The death rates for cancer are dropping in the United States. The American Cancer Society released a new report earlier in the month of January that shows a slight drop in the cancer death rate for deaths per 100,000 people. The rate is adjusted for age. The rate has dropped by 1.7 percent from 2014 to 2015. According to the report, the decline matches a trend that began back in 1991 that totals 26 percent.
The drop in the cancer death rate was moved forward by a reduction in deaths caused by colorectal, breast, lung and prostate cancers. A large part of the decline in cancer deaths across the country can be attributed to better screening procedures and a reduction in smoking.
The study found that in the last 10-plus years of data, the incidence rate of cancer in male patients dropped by 2 percent each year. The drop in incidence rate in males has sped up over the past handful of years. The trend recognizes a large drop in prostate cancer between the years of 2010 and 2014 by 10 percent each year.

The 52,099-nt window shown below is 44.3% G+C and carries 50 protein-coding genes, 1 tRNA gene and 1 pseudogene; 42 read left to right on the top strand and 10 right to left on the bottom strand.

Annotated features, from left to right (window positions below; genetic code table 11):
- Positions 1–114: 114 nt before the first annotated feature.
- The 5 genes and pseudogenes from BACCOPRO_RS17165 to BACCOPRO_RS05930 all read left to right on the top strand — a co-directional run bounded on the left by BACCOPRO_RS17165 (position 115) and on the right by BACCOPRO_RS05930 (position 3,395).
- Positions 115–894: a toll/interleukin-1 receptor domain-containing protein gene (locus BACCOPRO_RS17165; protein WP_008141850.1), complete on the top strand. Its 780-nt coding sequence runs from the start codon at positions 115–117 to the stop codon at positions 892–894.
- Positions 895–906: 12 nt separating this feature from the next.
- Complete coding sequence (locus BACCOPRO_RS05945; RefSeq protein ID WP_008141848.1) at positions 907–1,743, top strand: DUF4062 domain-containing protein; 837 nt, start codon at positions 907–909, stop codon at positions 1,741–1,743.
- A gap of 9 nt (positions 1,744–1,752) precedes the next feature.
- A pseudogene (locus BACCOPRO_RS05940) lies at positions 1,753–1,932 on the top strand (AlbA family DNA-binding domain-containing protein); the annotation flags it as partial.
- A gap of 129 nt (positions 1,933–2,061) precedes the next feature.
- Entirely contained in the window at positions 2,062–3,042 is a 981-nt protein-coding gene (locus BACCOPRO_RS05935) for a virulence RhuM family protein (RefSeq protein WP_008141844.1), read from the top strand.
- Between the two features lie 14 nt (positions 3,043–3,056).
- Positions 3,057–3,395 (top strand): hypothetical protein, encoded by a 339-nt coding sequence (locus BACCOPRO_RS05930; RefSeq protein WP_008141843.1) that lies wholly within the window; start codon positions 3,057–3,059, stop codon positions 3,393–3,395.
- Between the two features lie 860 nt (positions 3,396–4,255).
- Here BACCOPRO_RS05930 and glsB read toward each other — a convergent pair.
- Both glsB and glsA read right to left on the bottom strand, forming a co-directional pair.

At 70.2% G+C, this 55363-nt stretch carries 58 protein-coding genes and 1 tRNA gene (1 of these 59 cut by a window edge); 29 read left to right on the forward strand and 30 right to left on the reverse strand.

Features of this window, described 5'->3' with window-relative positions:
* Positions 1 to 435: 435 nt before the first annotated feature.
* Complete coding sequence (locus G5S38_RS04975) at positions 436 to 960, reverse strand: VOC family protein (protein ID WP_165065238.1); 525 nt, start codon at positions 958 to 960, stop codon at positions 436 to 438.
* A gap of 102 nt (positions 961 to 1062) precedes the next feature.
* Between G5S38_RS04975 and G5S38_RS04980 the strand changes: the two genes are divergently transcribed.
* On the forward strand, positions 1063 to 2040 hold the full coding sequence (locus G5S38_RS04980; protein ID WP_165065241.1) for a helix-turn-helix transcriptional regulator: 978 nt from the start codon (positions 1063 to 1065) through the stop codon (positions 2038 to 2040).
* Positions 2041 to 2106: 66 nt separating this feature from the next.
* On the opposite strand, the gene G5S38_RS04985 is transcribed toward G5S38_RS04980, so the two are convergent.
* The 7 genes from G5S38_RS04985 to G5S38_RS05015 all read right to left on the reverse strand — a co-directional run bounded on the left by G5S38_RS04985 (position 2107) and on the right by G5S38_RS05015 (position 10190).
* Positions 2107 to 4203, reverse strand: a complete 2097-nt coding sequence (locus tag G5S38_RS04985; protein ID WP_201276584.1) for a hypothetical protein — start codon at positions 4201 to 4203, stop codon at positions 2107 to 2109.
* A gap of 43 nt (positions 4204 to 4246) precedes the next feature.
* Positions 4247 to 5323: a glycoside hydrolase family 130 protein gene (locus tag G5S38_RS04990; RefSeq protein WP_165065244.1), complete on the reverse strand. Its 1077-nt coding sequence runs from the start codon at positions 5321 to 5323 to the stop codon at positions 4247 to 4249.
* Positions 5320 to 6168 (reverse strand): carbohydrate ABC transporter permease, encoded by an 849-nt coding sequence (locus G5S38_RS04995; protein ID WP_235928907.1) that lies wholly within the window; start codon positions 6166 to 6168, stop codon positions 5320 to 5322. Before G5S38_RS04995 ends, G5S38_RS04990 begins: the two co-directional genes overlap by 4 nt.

The researchers who wrote the report found that the reduction in the cancer death rate helped save more than 2.3 million lives that otherwise would've been lost if the peak rates had persisted. In 2015, there were just under 600,000 cancer deaths. The leading cause in both males and females was lung cancer.
Lung cancer is one of the leading causes of cancer deaths in the United States. If you have been diagnosed with lung cancer due to exposure from your job, it's best to find out how you can seek compensation for your illness.
Source: Medpage Today, "Cancer Death Rates Fall: Here's Why," Jan. 04, 2018